This time my Askola folk costume gets a skirt. For that, I used my hand-woven fabric and sewed the whole thing by hand like it was traditionally done. The folk skirt itself is pretty simple. It’s a basic rectangle skirt with three metres of fabric pleated to the waistband. I had just about enough fabric as my 1 metre wide fabric shrank when I took it out from the loom.
Here is the video on making the skirt:
If you look at the extant skirt in the National Museum, you can see a stripe of linen fabric between the waistband and the skirt. My skirt doesn’t have that, as it has been added probably to lengthen the skirt at some point. As the vest covers the top of the skirt, it makes sense to add length just below the waistband rather than add a strip to the hem.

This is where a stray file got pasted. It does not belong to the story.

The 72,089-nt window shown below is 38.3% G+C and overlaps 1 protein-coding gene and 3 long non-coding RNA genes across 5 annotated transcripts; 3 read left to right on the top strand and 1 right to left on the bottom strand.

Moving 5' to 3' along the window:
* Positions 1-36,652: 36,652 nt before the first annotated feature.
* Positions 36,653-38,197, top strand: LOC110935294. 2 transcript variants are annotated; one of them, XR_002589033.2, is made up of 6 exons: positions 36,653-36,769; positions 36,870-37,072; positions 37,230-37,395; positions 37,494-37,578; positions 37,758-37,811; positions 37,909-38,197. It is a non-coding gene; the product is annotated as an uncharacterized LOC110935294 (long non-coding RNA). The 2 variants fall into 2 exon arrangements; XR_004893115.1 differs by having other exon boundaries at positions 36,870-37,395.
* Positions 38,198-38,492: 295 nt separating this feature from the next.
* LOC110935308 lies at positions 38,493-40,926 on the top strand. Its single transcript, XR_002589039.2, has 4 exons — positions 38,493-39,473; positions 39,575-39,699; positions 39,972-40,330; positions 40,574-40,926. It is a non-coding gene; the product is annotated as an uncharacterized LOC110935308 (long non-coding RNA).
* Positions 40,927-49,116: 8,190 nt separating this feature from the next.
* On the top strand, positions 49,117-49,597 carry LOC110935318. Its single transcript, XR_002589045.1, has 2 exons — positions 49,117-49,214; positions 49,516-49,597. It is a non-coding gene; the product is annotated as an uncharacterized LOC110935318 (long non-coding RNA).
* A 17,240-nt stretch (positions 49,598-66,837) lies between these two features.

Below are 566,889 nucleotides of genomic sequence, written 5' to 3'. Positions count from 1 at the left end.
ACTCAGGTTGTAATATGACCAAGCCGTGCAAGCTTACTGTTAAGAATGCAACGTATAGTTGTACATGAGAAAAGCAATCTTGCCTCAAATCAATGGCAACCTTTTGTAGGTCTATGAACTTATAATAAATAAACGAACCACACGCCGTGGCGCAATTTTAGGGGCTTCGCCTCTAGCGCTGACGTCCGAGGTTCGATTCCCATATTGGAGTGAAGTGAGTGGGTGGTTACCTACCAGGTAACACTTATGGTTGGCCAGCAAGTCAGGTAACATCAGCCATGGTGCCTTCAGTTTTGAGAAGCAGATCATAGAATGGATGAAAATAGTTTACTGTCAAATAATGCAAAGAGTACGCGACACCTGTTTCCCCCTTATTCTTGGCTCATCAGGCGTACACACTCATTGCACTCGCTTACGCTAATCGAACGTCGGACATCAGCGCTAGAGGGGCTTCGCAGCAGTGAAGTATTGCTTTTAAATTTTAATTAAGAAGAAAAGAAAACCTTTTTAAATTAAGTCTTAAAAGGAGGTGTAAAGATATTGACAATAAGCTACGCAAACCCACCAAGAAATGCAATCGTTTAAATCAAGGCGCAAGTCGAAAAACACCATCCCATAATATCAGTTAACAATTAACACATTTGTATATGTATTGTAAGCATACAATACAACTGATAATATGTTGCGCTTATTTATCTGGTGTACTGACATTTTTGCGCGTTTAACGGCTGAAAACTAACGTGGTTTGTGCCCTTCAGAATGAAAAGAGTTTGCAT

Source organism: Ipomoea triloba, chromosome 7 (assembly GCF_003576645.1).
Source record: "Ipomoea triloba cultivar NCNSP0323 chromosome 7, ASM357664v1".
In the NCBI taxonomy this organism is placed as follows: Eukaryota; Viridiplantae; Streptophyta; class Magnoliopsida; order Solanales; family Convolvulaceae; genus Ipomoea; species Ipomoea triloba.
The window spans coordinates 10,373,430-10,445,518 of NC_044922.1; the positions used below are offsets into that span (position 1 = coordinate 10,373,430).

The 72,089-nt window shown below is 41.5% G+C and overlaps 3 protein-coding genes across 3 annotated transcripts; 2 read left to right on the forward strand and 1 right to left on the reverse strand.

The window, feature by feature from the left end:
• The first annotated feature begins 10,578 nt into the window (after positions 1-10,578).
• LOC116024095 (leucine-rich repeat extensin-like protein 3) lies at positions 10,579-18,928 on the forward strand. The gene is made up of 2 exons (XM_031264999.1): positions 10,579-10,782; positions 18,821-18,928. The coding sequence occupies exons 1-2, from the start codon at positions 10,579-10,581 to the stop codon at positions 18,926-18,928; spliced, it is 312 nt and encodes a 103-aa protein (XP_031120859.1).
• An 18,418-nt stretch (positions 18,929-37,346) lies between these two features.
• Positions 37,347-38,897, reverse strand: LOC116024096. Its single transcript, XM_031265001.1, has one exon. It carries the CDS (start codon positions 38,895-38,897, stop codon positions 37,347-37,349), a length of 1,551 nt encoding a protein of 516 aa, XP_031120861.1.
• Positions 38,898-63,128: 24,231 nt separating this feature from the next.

I love how the skirt turned out. I must admit that it is very warm now during the summer and it will be much nicer to wear during the winter. The hand-woven fabric has just the right amount of body to have the skirt drape well. I also wear a sturdy linen petticoat underneath.
The only problem that I sometimes have with this skirt is that it is heavy and tends to creep downwards. I may have to add some suspenders to keep it sitting at my waist level as I don’t want to make the waistband any tighter. Still, suspenders are not unheard of in Finnish folk costumes and they will be hidden under the vest anyway.
The vest is then the next project. Compared to the skirt, the vest has much more work as it has pad-stitching, lining, and hidden cord closure. Follow me to see how I make those!